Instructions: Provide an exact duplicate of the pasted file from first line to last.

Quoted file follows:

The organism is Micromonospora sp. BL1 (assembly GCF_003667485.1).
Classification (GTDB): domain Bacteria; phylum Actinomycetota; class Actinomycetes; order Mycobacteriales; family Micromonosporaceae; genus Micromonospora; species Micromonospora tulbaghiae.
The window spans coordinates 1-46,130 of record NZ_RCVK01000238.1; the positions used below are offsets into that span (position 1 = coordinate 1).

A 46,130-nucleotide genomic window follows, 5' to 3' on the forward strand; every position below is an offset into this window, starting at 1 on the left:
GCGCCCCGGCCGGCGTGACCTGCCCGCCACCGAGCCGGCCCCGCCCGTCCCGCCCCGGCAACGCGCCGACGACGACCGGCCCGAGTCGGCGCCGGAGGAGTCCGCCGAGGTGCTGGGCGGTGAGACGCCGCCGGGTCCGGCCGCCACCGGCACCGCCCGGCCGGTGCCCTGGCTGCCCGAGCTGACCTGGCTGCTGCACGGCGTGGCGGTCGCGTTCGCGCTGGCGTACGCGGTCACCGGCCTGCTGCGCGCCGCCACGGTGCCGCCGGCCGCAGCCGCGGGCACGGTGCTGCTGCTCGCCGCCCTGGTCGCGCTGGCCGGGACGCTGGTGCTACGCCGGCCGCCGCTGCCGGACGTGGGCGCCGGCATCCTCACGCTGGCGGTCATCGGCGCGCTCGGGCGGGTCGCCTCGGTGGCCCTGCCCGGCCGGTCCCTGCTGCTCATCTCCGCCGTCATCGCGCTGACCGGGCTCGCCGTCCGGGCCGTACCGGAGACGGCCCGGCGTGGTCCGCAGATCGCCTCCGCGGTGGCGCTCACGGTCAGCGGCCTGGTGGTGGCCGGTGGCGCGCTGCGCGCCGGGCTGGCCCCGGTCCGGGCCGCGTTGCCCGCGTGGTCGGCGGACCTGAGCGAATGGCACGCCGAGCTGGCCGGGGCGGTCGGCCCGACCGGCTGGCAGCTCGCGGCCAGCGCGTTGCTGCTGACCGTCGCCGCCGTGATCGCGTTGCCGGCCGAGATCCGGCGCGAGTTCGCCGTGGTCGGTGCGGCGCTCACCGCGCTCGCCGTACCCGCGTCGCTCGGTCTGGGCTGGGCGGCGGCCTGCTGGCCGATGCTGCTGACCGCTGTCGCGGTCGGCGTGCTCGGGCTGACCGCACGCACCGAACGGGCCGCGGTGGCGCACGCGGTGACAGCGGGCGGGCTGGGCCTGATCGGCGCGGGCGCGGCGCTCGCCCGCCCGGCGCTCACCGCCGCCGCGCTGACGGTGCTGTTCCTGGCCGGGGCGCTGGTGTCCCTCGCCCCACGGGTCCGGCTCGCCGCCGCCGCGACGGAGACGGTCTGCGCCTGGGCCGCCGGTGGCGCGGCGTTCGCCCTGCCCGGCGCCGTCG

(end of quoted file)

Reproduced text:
The organism is Micromonospora sp. BL1 (assembly GCF_003667485.1).
Classification (GTDB): domain Bacteria; phylum Actinomycetota; class Actinomycetes; order Mycobacteriales; family Micromonosporaceae; genus Micromonospora; species Micromonospora tulbaghiae.
The window spans coordinates 1-46,130 of record NZ_RCVK01000238.1; the positions used below are offsets into that span (position 1 = coordinate 1).

A 46,130-nucleotide genomic window follows, 5' to 3' on the forward strand; every position below is an offset into this window, starting at 1 on the left:
GCGCCCCGGCCGGCGTGACCTGCCCGCCACCGAGCCGGCCCCGCCCGTCCCGCCCCGGCAACGCGCCGACGACGACCGGCCCGAGTCGGCGCCGGAGGAGTCCGCCGAGGTGCTGGGCGGTGAGACGCCGCCGGGTCCGGCCGCCACCGGCACCGCCCGGCCGGTGCCCTGGCTGCCCGAGCTGACCTGGCTGCTGCACGGCGTGGCGGTCGCGTTCGCGCTGGCGTACGCGGTCACCGGCCTGCTGCGCGCCGCCACGGTGCCGCCGGCCGCAGCCGCGGGCACGGTGCTGCTGCTCGCCGCCCTGGTCGCGCTGGCCGGGACGCTGGTGCTACGCCGGCCGCCGCTGCCGGACGTGGGCGCCGGCATCCTCACGCTGGCGGTCATCGGCGCGCTCGGGCGGGTCGCCTCGGTGGCCCTGCCCGGCCGGTCCCTGCTGCTCATCTCCGCCGTCATCGCGCTGACCGGGCTCGCCGTCCGGGCCGTACCGGAGACGGCCCGGCGTGGTCCGCAGATCGCCTCCGCGGTGGCGCTCACGGTCAGCGGCCTGGTGGTGGCCGGTGGCGCGCTGCGCGCCGGGCTGGCCCCGGTCCGGGCCGCGTTGCCCGCGTGGTCGGCGGACCTGAGCGAATGGCACGCCGAGCTGGCCGGGGCGGTCGGCCCGACCGGCTGGCAGCTCGCGGCCAGCGCGTTGCTGCTGACCGTCGCCGCCGTGATCGCGTTGCCGGCCGAGATCCGGCGCGAGTTCGCCGTGGTCGGTGCGGCGCTCACCGCGCTCGCCGTACCCGCGTCGCTCGGTCTGGGCTGGGCGGCGGCCTGCTGGCCGATGCTGCTGACCGCTGTCGCGGTCGGCGTGCTCGGGCTGACCGCACGCACCGAACGGGCCGCGGTGGCGCACGCGGTGACAGCGGGCGGGCTGGGCCTGATCGGCGCGGGCGCGGCGCTCGCCCGCCCGGCGCTCACCGCCGCCGCGCTGACGGTGCTGTTCCTGGCCGGGGCGCTGGTGTCCCTCGCCCCACGGGTCCGGCTCGCCGCCGCCGCGACGGAGACGGTCTGCGCCTGGGCCGCCGGTGGCGCGGCGTTCGCCCTGCCCGGCGCCGTCG